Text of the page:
“Close up! Close up!” Bill Bent kept shouting.

But in spite of these orders, the wagons were soon strung over a half a mile of road. Advance and rear detachments had been thrown out to guard against surprise, but either through the negligence of the videttes, or from the completeness with which the Indians had concealed themselves, they had only gone nine miles when the savages seemed to spring out of the very bowels of the earth. Their rifles spat a deadly fire.

“My stars, look at the redskins!” cried Bill Bent. “They’re after us, for sure, this time!”

The surprise had been complete, but Charles Bent—mounted upon a large, black horse—with his long, dark hair floating upon the wind, dashed up and down the line, forming his men. Every ravine swarmed with the redskins, and, although they yelled fiercely, above their loud calls could be heard the voice of Charles Bent.

“Close up, men! Close up!” he kept shouting. “It’s our only chance! And keep cool! Keep cool!”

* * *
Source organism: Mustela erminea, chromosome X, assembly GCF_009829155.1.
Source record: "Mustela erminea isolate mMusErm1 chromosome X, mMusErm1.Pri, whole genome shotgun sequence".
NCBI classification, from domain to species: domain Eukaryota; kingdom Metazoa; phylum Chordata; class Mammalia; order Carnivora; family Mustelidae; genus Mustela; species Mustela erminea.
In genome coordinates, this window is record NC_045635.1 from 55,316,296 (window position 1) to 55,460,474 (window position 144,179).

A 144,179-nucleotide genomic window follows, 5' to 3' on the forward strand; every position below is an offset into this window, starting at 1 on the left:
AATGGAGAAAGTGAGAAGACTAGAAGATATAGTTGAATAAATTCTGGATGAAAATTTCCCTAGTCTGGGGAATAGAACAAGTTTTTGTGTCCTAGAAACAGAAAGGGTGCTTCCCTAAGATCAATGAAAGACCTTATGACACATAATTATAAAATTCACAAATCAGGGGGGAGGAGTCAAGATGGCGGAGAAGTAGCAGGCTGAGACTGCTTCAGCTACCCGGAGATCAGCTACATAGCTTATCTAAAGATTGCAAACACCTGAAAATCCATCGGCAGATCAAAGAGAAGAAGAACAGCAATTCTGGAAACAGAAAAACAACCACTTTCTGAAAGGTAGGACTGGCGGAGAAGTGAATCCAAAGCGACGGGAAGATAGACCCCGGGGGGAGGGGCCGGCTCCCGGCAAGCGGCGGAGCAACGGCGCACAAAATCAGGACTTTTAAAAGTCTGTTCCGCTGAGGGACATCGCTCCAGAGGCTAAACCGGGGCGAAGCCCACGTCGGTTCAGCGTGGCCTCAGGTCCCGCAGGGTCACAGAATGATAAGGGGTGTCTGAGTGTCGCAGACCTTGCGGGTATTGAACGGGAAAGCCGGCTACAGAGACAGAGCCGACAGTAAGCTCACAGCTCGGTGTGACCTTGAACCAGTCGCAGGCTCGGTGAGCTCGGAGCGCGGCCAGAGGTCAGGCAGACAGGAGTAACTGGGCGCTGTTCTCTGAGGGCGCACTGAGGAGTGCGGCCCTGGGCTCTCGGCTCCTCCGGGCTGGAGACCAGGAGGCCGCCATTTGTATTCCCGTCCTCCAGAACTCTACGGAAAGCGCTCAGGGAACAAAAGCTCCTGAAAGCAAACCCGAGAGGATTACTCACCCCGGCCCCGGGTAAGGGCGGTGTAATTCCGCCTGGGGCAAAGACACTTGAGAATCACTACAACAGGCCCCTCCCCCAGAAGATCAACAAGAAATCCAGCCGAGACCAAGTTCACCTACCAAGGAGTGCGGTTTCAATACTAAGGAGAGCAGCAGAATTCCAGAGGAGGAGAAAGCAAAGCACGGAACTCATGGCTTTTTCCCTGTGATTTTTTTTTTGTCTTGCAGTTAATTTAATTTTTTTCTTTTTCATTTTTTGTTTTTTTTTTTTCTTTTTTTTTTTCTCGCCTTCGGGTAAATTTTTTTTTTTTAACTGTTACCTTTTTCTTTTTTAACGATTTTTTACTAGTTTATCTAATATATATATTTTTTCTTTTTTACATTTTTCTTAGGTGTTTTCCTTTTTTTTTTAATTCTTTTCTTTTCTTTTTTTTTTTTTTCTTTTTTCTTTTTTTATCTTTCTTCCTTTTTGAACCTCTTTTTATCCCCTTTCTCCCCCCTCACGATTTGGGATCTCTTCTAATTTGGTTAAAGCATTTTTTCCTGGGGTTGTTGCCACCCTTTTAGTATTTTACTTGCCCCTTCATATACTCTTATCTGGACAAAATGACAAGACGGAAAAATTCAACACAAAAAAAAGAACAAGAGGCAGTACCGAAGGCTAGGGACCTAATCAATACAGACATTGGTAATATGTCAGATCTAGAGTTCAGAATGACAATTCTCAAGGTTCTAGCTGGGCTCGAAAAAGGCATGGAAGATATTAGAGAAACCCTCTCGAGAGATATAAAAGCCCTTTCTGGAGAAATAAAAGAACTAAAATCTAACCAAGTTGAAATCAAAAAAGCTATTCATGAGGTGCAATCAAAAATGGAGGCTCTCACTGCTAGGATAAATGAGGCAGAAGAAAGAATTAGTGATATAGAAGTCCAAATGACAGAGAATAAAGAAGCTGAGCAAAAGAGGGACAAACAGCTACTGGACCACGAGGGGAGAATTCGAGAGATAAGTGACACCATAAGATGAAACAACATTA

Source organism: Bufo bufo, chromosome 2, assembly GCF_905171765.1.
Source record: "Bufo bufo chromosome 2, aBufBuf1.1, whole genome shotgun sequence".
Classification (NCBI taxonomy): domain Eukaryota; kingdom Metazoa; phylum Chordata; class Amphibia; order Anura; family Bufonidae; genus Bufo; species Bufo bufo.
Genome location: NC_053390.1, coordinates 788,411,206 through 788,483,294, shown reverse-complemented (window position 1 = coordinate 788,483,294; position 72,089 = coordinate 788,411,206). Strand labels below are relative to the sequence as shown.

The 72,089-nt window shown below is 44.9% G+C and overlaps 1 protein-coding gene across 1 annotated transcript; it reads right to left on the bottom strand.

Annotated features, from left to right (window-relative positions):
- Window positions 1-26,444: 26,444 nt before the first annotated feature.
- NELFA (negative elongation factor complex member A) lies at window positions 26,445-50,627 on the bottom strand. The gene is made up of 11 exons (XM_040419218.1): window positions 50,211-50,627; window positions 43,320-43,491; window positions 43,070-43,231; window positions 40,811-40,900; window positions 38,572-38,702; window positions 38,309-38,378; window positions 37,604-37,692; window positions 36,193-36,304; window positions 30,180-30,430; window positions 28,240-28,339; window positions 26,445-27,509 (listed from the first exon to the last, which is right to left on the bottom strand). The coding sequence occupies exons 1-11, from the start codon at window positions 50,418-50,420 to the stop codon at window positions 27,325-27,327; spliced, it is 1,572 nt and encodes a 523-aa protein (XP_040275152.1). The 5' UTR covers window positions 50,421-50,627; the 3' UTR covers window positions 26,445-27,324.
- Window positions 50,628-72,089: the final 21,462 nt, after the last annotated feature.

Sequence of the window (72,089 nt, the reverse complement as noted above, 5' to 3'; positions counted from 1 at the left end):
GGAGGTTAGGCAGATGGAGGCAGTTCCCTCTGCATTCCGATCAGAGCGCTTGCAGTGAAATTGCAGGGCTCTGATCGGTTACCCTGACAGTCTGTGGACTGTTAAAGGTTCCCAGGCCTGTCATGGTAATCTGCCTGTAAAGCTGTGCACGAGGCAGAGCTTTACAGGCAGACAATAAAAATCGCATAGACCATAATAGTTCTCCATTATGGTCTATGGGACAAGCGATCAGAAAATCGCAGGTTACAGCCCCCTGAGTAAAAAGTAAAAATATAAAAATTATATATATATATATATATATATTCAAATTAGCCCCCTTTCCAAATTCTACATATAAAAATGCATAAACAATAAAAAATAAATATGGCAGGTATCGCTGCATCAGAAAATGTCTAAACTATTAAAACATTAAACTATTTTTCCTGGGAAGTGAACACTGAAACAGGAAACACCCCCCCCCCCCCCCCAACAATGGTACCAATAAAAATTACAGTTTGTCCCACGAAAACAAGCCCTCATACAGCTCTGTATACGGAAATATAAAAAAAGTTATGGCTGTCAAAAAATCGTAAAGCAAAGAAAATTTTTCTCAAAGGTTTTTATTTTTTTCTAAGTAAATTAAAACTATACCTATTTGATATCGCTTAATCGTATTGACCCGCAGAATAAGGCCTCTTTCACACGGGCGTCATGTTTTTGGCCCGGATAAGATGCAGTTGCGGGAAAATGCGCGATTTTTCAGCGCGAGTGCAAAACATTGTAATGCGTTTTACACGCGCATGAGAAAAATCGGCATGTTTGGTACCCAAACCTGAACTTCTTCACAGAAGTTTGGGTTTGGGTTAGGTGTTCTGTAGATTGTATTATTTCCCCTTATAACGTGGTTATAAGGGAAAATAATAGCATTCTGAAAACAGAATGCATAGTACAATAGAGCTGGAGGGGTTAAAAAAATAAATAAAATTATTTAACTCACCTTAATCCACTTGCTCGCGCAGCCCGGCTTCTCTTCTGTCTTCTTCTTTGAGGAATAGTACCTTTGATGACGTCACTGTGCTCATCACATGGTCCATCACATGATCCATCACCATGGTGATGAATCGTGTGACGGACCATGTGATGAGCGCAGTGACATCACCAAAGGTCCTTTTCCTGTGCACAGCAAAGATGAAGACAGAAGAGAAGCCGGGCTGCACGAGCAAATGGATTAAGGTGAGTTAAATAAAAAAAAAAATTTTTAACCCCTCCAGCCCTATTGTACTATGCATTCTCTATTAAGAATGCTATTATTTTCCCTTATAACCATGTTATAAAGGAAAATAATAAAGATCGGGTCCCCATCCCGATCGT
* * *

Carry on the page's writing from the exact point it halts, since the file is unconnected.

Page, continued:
Two of the men had been lagging in the rear of the train, and, at the first fire, one fell dead, while the other—with fifty Indians in pursuit—dashed for the wagons. Escape seemed to be impossible, but Bent saw the situation at a glance and charged towards the advancing savages with twenty scouts. The Indians drew off at this show of force, and the fleeing trapper was thus able to join his comrades.

Crash! Crash! sounded the rifles, and the battle continued to rage with fury. Nothing but Bent’s coolness and the desperate bravery of his men prevented a charge by the red men, who numbered at least a thousand. Luckily a small, brass cannon was in the train—the first that ever crossed the Arkansas—and, as it spat its fire, the Comanches withdrew.

The trappers now dug rifle-pits, but Bent soon saw that without water his men would be unable to hold their own.

“Who will creep through the hostile redskins and go after Major Riley and his men?” he asked. “Unless we get his aid we will have to give in to these frightfully bloodthirsty savages!”

“I will go! I will go!” came from the throats of many. In fact all seemed to wish to undertake the hazardous journey.